In November 2018, four teenagers were awarded the 2018 Children’s Peace Prize. They are survivors of the Parkland, Florida, high school shooting and founders of the March For Our Lives movement. The prestigious prize recognized their courage in speaking up against the established order – something teenagers are remarkably good at.

Unfortunately, we often read negative reports about the behavior of teenagers, for example about binge drinking, reckless driving, disengagement from school, and even delinquency. Such risky behaviors are often linked to the “teenage brain” – a term commonly used to refer to the unique neurobiological developmental phase of adolescence. Many books and blogs offer advice for parents on surviving with a “teen brain” in the house.

Over the past decade, neuroscientific research has provided important insights into neurocognitive development during adolescence, helping us to understand the fickle behavior of teenagers. The term “teenage brain” is now in common usage. Researchers initially believed that adolescent brain development was associated mainly with impulsivity and risk-taking. Teenagers’ brains are very sensitive to peer pressure and immediate rewards. The areas of the brain that are responsible for impulse control and other executive functions, such as efficient planning, are still developing until a person reaches at least the age of 25.

However, there is more to the story. Accumulating evidence shows that emotionally driven, risky behavior is strongly dependent on the context, and that many adolescents often do not exhibit such negative behaviors. In fact, this developmental phase is also associated with a number of very positive behaviors, such as increased learning and positive risk-taking. The increased reward sensitivity of the adolescent brain, initially often linked to negative consequences, turns out to be beneficial for feedback learning and promoting learning and memory. The survivors of the Parkland shooting are examples of positive risk-taking, but so are the adolescents who choose to take challenging courses or defend a bullied friend. Exploratory behavior and the choice of more challenging and risky options are often positive. If teenagers never take risks, how will they ever learn to cope with failure?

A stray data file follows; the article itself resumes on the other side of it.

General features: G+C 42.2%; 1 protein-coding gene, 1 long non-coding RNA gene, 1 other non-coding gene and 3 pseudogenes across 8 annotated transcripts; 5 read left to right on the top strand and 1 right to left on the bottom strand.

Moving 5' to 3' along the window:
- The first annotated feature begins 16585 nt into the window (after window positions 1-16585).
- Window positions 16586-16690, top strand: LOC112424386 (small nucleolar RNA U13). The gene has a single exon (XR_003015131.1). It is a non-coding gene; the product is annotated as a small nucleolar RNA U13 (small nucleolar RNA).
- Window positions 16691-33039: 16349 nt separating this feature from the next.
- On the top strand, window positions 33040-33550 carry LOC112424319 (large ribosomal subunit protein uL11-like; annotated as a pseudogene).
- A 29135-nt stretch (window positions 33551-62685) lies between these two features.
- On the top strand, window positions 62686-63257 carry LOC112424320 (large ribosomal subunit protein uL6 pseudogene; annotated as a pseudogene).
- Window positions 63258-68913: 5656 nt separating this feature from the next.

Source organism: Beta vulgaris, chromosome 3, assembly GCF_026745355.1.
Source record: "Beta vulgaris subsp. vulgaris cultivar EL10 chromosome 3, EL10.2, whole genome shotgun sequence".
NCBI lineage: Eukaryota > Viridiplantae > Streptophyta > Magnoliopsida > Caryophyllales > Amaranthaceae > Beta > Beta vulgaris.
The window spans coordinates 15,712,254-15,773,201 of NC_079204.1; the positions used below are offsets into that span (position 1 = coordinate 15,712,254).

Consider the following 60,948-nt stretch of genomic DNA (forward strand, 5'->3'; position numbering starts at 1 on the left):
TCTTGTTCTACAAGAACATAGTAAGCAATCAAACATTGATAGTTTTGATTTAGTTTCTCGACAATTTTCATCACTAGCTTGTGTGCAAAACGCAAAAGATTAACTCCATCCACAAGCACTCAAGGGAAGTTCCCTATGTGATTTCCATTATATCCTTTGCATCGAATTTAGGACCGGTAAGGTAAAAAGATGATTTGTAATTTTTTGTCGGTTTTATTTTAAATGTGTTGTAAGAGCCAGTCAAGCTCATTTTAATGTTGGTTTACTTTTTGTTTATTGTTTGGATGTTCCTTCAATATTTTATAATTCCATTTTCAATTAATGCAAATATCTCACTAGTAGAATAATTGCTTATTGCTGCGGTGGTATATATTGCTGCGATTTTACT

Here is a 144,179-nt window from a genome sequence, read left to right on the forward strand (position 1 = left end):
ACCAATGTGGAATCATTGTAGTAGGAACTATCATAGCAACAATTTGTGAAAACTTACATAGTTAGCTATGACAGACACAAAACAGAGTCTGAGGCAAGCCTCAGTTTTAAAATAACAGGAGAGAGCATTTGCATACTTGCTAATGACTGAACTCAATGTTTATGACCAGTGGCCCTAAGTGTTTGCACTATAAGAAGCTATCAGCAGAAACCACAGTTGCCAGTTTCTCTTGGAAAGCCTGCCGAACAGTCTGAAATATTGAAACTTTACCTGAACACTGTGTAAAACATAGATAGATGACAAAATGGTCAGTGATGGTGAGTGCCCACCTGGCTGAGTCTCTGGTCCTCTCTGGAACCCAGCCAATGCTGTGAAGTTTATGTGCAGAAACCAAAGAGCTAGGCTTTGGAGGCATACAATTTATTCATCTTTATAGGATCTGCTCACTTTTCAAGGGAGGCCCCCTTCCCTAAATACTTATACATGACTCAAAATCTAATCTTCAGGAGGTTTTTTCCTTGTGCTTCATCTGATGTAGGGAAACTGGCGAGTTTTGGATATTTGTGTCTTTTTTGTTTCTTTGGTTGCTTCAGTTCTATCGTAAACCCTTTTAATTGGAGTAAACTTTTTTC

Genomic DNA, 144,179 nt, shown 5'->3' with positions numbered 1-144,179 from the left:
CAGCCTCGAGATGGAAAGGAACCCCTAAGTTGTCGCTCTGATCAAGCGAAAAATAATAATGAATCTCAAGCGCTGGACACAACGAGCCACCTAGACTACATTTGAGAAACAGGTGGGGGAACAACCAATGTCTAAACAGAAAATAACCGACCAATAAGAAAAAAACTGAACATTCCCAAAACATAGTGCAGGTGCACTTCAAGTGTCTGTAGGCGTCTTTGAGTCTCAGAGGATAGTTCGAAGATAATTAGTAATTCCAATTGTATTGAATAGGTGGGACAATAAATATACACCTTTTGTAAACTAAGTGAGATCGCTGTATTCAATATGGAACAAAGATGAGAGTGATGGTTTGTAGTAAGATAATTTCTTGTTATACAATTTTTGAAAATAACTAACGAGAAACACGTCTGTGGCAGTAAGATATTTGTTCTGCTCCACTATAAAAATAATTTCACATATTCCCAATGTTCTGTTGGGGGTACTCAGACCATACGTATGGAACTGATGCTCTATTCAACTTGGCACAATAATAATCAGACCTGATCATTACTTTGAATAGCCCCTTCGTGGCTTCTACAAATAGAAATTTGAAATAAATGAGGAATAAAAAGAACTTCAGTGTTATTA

“If teenagers never take risks, how will they ever learn to cope with failure?”

But what impact do messages about the “teenage brain” have on teenagers themselves, and on their parents? If you keep hearing that your ”teenage brain” is incapable of controlling your behavior, will you start acting accordingly?

In a recently published study, my PhD student Sibel Altikulaç and I, together with our colleagues, explored public perceptions of the “teenage brain” and how these perceptions influence teenagers’ behavior. We asked teenagers (ages 12-16), and parents of teenagers to name the first three things that came to mind when they heard the term “teenage brain.” For the teenagers, and even more so for their parents, associations were mainly negative. Common responses included such words as “impulsive” or “cranky”. Positive associations, such as “creative” or “independent,” were reported significantly less often.

The teenagers were then asked to read statements about the role of neurocognitive development in adolescent behavior, and to indicate whether they agreed or disagreed. Half of the participants were given negatively framed statements (“Because adolescents have less control over their behavior than adults, they often make impulsive choices”), while the other half were given similar statements framed in a positive way (“Because adolescents are increasingly able to control their behavior, they are increasingly able to make well-considered choices”).

In the third part of the study, the teenagers were asked to complete several tasks on a computer. One was the Balloon Analogue Risk Task (BART), which involves pumping up a balloon. The more they inflated the balloon, the more points they could win, but the higher the risk that the balloon would burst – which would mean losing all their points. Another task was to read a failure scenario and answer questions about how they would respond if they failed in a similar situation.

“It is therefore important to focus greater attention on creative young social activists and less on young binge drinkers.”

We found two interesting associations. First, the participants who read the negative statements and  strongly agreed with them inflated the balloons more than the participants who disagreed. In other words, the teenagers who believed that the developing adolescent brain is associated with negative behavior took a greater risk. Second, the participants who read the positive statements and strongly agreed with them reported more resilient strategies for coping with failure, compared with the participants who disagreed. In both cases, the results suggest that the teenagers’ behavior when completing the tasks corresponded to the way they viewed the adolescent brain.

Our study indicates that negative public perceptions of the “teenage brain” may well become self-fulfilling prophecies: “Planning my homework? I can’t do that with my teenage brain.” It is therefore important to focus greater attention on creative young social activists and less on young binge drinkers.


The Teenage Brain: Public Perceptions of Neurocognitive Development during Adolescence. Sibel Altikulaç, Nikki C. Lee, Chiel van der Veen, Ilona Benneker, Lydia Krabbendam, and Nienke van Atteveldt. Journal of Cognitive Neuroscience 0 0:0, 1-21

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